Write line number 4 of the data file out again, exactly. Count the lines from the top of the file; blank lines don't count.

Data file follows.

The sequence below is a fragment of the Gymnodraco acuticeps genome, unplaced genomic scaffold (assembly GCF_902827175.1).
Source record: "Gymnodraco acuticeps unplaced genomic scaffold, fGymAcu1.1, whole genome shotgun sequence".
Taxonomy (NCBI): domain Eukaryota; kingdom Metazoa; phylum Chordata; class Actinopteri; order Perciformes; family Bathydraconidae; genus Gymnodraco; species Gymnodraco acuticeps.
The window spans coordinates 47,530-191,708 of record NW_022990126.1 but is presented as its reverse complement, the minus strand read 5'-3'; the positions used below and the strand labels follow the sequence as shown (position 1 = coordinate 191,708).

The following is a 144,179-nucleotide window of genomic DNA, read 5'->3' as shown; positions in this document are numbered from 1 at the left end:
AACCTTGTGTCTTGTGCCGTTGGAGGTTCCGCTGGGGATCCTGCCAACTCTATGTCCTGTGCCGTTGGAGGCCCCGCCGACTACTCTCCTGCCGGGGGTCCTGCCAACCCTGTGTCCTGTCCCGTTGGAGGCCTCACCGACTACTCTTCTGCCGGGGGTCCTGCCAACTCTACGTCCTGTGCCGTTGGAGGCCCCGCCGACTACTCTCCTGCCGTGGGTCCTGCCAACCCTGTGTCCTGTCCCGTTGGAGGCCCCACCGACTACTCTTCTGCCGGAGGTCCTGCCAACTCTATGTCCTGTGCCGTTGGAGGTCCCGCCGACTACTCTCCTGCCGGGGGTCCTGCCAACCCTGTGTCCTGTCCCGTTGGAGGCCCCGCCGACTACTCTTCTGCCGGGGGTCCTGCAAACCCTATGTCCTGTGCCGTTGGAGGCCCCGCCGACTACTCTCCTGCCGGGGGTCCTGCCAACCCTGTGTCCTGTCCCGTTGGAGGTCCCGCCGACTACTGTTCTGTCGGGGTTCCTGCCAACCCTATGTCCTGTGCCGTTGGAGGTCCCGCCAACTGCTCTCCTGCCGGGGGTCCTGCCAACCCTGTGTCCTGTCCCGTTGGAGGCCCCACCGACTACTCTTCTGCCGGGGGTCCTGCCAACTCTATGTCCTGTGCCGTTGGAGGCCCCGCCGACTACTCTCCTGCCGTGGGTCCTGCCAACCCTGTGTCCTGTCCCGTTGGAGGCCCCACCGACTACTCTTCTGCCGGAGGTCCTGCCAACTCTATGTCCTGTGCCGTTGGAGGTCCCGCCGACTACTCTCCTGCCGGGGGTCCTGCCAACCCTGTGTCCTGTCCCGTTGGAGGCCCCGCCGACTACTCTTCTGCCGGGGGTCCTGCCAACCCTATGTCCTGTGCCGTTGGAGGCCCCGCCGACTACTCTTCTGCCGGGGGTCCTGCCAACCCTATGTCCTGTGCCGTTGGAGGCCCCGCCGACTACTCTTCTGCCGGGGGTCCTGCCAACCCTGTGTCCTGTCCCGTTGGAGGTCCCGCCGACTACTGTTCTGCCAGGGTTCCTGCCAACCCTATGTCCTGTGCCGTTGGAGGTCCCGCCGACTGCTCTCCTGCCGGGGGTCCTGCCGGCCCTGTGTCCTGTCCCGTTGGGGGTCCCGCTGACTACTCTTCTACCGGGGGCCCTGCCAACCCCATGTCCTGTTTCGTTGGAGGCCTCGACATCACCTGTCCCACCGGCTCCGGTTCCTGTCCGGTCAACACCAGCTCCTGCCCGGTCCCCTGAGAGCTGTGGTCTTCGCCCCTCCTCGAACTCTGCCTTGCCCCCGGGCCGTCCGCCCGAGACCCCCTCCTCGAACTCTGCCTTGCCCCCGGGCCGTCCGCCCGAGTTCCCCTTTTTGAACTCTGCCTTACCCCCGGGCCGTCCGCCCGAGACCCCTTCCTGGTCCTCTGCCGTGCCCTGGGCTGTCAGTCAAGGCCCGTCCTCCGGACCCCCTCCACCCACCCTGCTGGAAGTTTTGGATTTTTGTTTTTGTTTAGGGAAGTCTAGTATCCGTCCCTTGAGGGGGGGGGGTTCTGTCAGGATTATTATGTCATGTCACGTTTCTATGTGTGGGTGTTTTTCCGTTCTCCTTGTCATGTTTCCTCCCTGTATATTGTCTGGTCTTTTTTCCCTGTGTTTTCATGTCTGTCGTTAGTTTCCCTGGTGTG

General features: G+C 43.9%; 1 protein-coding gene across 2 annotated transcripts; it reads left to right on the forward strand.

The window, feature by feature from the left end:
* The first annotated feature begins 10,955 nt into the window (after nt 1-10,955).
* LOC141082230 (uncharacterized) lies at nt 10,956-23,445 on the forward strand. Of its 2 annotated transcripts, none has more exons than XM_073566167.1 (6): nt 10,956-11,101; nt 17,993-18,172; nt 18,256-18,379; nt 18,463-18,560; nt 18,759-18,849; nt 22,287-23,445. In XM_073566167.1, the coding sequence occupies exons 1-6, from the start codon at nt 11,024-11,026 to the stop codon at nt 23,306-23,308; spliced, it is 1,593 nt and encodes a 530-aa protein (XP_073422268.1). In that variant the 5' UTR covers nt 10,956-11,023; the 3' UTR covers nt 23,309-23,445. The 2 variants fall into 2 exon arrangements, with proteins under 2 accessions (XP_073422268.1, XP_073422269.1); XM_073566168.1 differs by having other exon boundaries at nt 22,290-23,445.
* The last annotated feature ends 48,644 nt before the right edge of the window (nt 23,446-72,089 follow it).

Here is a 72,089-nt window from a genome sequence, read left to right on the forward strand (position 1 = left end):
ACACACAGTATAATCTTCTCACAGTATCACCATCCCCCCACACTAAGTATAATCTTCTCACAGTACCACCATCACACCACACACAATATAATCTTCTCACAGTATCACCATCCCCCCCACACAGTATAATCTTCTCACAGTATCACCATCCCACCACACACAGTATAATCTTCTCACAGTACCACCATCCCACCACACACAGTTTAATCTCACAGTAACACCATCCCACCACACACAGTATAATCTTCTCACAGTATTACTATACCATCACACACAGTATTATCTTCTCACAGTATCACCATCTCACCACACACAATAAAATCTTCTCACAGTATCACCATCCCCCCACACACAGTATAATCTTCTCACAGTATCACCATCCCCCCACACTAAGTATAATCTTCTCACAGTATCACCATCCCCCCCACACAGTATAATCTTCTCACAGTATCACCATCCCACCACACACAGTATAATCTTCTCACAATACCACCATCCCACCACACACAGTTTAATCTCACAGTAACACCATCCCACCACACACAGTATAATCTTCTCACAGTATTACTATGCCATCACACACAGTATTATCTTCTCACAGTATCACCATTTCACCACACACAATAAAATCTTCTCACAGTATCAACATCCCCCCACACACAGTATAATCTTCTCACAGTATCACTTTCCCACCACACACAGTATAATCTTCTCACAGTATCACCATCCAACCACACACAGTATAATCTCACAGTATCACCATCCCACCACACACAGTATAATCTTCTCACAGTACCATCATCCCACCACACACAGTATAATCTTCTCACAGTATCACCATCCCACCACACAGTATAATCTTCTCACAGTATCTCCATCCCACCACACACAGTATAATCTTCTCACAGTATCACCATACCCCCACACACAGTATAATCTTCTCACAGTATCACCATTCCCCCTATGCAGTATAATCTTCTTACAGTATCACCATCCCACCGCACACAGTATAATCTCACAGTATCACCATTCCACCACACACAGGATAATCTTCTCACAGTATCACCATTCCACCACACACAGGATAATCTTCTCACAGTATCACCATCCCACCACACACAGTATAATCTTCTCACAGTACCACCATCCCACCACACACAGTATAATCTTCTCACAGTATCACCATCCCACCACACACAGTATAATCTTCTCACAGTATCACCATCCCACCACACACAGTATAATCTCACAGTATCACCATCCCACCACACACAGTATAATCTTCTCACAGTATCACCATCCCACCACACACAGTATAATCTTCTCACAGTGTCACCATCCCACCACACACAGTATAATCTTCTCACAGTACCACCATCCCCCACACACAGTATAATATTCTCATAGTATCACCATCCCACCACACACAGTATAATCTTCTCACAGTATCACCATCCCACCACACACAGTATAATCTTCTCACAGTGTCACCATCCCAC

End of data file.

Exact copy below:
The window spans coordinates 47,530-191,708 of record NW_022990126.1 but is presented as its reverse complement, the minus strand read 5'-3'; the positions used below and the strand labels follow the sequence as shown (position 1 = coordinate 191,708).